March 27, 2013
Ecotourism has always been a popular pastime. People enjoy getting up close to wild animals and experiencing what nature has to offer. Nevertheless, the earth's spectacular habitats are constantly under threat.
Bill Weber, a wildlife conservationist and co-founder of the Mountain Gorilla Project in Rwanda, has devoted his life to this cause. During a lecture at The Fletcher School on March 27 entitled Gorillas & Elephants, People & Parks: Lessons in Conservation and Conflict from Central Africa, Weber recounted his remarkable story that began more than four decades ago with a commitment to studying and protecting the gorillas of Rwanda while also bringing desperately needed ecotourism revenue to the country.
A pioneer of the ecotourism movement and co-author of In the Kingdom of Gorillas, Weber lived in Africa for almost a decade climbing mountain forests, meeting and observing gorilla families, and tirelessly working to protect these gorillas and their habitat by empowering Rwandans to care for their forest.
Weber and his wife Amy Vedder went to Rwanda in the 1970s, owing to their interest in broadening their understanding of African institutions, languages, and culture. They also hoped to learn more about the social bonding of gorillas and the connection of female gorillas with their offspring.
Weber noticed to his dismay that the gorilla population was declining rapidly and the region was experiencing habitat loss. Weber said that there was no coherent conservation science or applied social science – nothing in rainforest Africa – geared toward conservation purposes. Because of the fall in the gorilla population, wildlife funds were also drying up. The local farmers, facing challenges in their own livelihoods, were less inclined to care about the gorillas. In Weber’s words, it seemed like a gloomy picture in a region blessed with incredible wildlife and natural beauty and a somber reminder of how the extreme biological wealth was surrounded by rampant human poverty.
Weber, a social scientist, and his wife Vedder, a biologist, took a multidisciplinary approach to conservation, aspiring to turn around the bleak situation. Vedder focused on the animals’ needs while Weber attempted to find ways to get local population involved in conservation. They founded the Mountain Gorilla Project aimed at providing support to both the gorillas and the local population. It worked towards slowing down the destruction of forests to create farmland, while also attracting tourists to visit the mountain gorillas. Linking the preservation of the gorilla habitat with new economic opportunities proved successful in disincentivizing the clearing of land for agriculture.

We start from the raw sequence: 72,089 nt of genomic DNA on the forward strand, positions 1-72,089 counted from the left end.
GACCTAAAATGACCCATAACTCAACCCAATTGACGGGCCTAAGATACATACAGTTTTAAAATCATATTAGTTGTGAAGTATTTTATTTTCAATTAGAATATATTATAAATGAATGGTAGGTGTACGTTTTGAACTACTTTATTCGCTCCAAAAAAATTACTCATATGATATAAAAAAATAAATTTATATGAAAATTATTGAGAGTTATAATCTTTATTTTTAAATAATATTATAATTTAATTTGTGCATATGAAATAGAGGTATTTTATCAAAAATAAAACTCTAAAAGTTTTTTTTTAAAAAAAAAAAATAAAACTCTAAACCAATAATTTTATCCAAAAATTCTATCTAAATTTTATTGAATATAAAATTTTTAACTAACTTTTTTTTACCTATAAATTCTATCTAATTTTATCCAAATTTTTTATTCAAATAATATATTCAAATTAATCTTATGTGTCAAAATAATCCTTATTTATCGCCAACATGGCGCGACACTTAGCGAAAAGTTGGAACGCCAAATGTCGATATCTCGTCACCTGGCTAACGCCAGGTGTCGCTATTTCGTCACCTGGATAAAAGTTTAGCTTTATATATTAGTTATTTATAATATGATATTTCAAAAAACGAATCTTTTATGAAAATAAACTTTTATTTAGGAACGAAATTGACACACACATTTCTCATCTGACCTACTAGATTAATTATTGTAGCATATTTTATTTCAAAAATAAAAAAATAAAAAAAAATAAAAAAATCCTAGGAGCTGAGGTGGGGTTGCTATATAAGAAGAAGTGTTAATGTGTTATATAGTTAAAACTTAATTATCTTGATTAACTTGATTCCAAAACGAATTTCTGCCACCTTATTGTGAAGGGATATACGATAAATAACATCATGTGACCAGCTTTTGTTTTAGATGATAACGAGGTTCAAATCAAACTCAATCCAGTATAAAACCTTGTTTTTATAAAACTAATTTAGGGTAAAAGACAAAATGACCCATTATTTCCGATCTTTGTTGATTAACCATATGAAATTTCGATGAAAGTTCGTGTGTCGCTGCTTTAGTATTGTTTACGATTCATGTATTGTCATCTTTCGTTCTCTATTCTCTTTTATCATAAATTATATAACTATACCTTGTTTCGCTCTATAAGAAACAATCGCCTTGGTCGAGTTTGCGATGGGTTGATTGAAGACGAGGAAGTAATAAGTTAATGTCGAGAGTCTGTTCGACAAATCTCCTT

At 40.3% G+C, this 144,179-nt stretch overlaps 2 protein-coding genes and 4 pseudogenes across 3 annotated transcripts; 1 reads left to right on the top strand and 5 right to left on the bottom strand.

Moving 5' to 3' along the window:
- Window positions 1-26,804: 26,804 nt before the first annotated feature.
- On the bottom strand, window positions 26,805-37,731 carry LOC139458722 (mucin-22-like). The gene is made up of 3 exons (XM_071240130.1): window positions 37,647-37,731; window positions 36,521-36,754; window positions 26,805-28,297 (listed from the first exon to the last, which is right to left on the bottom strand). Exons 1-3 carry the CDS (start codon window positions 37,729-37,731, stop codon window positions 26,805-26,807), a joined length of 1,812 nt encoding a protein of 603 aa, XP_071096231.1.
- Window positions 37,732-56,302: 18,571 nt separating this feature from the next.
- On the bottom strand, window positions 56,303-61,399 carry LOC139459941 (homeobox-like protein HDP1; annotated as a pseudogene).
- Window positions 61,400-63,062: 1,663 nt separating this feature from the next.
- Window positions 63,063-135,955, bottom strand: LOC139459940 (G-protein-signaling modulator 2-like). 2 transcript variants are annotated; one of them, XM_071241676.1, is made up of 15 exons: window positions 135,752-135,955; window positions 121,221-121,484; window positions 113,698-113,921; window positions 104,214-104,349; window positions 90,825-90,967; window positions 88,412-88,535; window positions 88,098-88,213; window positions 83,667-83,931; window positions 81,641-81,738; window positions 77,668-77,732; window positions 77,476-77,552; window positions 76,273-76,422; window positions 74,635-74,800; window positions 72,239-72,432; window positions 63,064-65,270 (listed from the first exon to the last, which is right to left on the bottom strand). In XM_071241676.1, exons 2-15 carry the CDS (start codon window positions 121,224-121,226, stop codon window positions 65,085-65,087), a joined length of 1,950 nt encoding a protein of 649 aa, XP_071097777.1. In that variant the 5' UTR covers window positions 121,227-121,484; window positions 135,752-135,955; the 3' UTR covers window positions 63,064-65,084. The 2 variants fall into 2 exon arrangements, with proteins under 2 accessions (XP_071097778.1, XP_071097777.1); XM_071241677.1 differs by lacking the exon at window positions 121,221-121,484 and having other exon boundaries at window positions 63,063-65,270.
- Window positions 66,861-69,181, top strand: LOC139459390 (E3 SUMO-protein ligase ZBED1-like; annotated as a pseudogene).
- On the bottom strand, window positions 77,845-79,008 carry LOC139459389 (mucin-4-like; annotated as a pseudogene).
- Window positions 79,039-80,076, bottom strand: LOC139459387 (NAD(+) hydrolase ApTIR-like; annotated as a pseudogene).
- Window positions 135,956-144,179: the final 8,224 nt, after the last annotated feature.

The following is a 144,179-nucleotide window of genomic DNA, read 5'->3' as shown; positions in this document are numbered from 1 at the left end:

Moreover, his perseverance attracted a fresh flow of funds as the wider world started to take notice of the project as a model for community-based conservation. Weber pointed out that the majority who once had been opposed to his ideas later began to understand the importance of maintaining parks and conserving gorillas. People saw their communities benefitting from tourism and similarly began to place higher value on the park, leading to a virtuous cycle of conservation and economic growth.
The success story of wildlife conservation hit a major roadblock during the Rwandan civil war when infrastructure was destroyed and many people with whom Weber worked disappeared or were killed. Over time, however, the economy and tourism did again pick up.
Weber also talked about the Congo Basin Program that has helped establish nearly twenty new protected areas and produced the first reliable data on forest elephants. Prior to this program, estimates of the elephant population ranged from 20 thousand to 2 million from wholly unreliable data. Having an accurate estimate of the elephant population was necessary in order track the levels of poaching for ivory and to press for an effective ban of the ivory trade, which is fueled largely by demand in China. Through the Congo Basin Program, alliances with local communities and other partners have been established, aiming to put an end to the illegal hunting of elephants.
Article by Sachin Gaur, MALD Candidate F13